Brush Cleaning Tips
Yeah so this is weird
Ok so this is getting a little strange. I keep getting these calls for striping a parking lot. This time I received a call for Arrow Parking Lot Striping Houston. I must be showing up somewhere for searches about parking lots. I know my blog is all about painting, but there is a difference in painting a house and painting a parking lot. Lol I just have to chuckle.
So with that out of the way, let me give you a few tips on how to clean your brushes after you have been painting on your house…not your parking lot.
Paint brushes are expensive, so keeping them clean is a must unless you are made of money. The cleanup will depend on the types of paint you have been using. In this post we will be talking about water based paints, or you may see it referred to as a latex paint. Look for other articles on how to clean your brushes after painting with other types of paint
Everyone will always have a different style and way to clean a brush so in my honest opinion take all the tips you find, use the best ones and be glad there is no right or wrong way to get your brush cleaned. Really as long as you get it clean you are good. Your brushes are expensive, so keeping them clean is a must unless you are made of money.
If you are cleaning up after using water based paints the cleanup is very easy. All you need is a little soap and a stiff cleaning brush.
- Try to get as much paint as you can out of the paint brush by wiping the bristles along the side of the can.
- Then use warm water to rinse away the majority of the paint by rubbing the bristles along the floor of the sink.
- Next hold the paint brush bristles under the flowing water squeezing off and on, until the paint pigment disappears.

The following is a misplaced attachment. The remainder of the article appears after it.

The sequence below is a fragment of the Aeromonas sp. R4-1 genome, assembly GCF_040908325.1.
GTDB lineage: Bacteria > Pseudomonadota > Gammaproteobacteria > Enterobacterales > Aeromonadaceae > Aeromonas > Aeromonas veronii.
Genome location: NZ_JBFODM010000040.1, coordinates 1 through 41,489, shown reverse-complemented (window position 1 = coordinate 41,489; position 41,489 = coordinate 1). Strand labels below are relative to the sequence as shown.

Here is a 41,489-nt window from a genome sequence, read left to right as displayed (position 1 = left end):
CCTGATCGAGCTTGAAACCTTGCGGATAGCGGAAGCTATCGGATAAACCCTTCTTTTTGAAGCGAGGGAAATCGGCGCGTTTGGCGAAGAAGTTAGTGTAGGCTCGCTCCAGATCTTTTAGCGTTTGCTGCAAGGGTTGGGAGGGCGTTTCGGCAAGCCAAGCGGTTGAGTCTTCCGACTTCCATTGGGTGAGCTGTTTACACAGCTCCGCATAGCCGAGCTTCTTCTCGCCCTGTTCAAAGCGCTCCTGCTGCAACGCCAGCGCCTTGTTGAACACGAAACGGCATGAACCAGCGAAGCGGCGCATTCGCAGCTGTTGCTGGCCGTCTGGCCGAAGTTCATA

- Now put some soap in the palm of your hand, and start to work the soap into the bristles by acting like you are painting the palm of your hand. Your paint brush should be full of soap. Rinse out the soap from the brush and repeat this process if necessary. It will depend on how well you removed the pain in the beginning as to how long this process may take.
- Now that the paint has been removed from the brush, shake out all of the water from the brush.
- Finish cleaning the bristles and the farrow with a stiff brush. Shake the water out of the brush again.
- Next you need to use the cardboard protector that came with the brush and put it back on the brush for storage. If you no longer have the cardboard protector, simply wrap the brush in a stiff paper and use a rubber band to secure it in place.
This is somewhat of a carryover from the last step in Tip #2, but and has more to do with the storage of your brushes rather than the cleaning, but the storage of your brushes is very important after cleaning your brush. I typically like to hang my brushes bristle side down for a while to let any excess water drip out and not sit at the base of the brush. This will help prolong the life of the brush after use. Be sure to place an old towel or pail under the brush to catch any water that may drip out. Once you are satisfied that the brush is moisture free, then I would wrap it in the cardboard protector for storage.
I hope these tips have been helpful. Feel free to contact us with any questions or comments.
As I mentioned above there are multiple different ways to clean your brushes, and everyone has a preference. Here is a video of a slightly different way to clean your brushes. Pick the one you like best and go with it.